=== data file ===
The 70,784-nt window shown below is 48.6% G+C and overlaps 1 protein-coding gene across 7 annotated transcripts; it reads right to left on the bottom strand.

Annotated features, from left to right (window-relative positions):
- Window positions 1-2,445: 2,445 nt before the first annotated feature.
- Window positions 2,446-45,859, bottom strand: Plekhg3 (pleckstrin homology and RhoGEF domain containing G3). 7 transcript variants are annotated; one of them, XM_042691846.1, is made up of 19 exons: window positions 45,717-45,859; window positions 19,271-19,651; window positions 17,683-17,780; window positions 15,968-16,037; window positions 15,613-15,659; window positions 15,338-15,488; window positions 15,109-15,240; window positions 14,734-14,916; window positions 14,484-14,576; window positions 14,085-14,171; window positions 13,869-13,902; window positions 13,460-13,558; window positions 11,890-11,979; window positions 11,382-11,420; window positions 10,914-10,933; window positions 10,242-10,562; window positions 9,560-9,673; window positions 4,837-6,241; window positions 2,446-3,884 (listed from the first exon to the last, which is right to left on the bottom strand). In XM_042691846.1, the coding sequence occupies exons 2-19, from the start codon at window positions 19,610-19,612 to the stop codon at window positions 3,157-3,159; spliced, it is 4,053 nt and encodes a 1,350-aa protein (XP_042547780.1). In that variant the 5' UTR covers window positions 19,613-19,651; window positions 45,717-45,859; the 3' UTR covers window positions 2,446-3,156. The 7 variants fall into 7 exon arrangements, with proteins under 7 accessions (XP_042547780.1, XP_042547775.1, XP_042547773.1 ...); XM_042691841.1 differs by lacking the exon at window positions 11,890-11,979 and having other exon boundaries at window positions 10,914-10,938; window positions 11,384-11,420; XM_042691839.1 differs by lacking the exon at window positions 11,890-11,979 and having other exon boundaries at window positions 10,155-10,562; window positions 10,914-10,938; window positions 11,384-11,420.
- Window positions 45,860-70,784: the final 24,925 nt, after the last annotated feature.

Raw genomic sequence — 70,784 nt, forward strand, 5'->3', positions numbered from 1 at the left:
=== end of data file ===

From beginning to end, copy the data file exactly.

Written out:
The 70,784-nt window shown below is 48.6% G+C and overlaps 1 protein-coding gene across 7 annotated transcripts; it reads right to left on the bottom strand.

Annotated features, from left to right (window-relative positions):
- Window positions 1-2,445: 2,445 nt before the first annotated feature.
- Window positions 2,446-45,859, bottom strand: Plekhg3 (pleckstrin homology and RhoGEF domain containing G3). 7 transcript variants are annotated; one of them, XM_042691846.1, is made up of 19 exons: window positions 45,717-45,859; window positions 19,271-19,651; window positions 17,683-17,780; window positions 15,968-16,037; window positions 15,613-15,659; window positions 15,338-15,488; window positions 15,109-15,240; window positions 14,734-14,916; window positions 14,484-14,576; window positions 14,085-14,171; window positions 13,869-13,902; window positions 13,460-13,558; window positions 11,890-11,979; window positions 11,382-11,420; window positions 10,914-10,933; window positions 10,242-10,562; window positions 9,560-9,673; window positions 4,837-6,241; window positions 2,446-3,884 (listed from the first exon to the last, which is right to left on the bottom strand). In XM_042691846.1, the coding sequence occupies exons 2-19, from the start codon at window positions 19,610-19,612 to the stop codon at window positions 3,157-3,159; spliced, it is 4,053 nt and encodes a 1,350-aa protein (XP_042547780.1). In that variant the 5' UTR covers window positions 19,613-19,651; window positions 45,717-45,859; the 3' UTR covers window positions 2,446-3,156. The 7 variants fall into 7 exon arrangements, with proteins under 7 accessions (XP_042547780.1, XP_042547775.1, XP_042547773.1 ...); XM_042691841.1 differs by lacking the exon at window positions 11,890-11,979 and having other exon boundaries at window positions 10,914-10,938; window positions 11,384-11,420; XM_042691839.1 differs by lacking the exon at window positions 11,890-11,979 and having other exon boundaries at window positions 10,155-10,562; window positions 10,914-10,938; window positions 11,384-11,420.
- Window positions 45,860-70,784: the final 24,925 nt, after the last annotated feature.

Raw genomic sequence — 70,784 nt, forward strand, 5'->3', positions numbered from 1 at the left: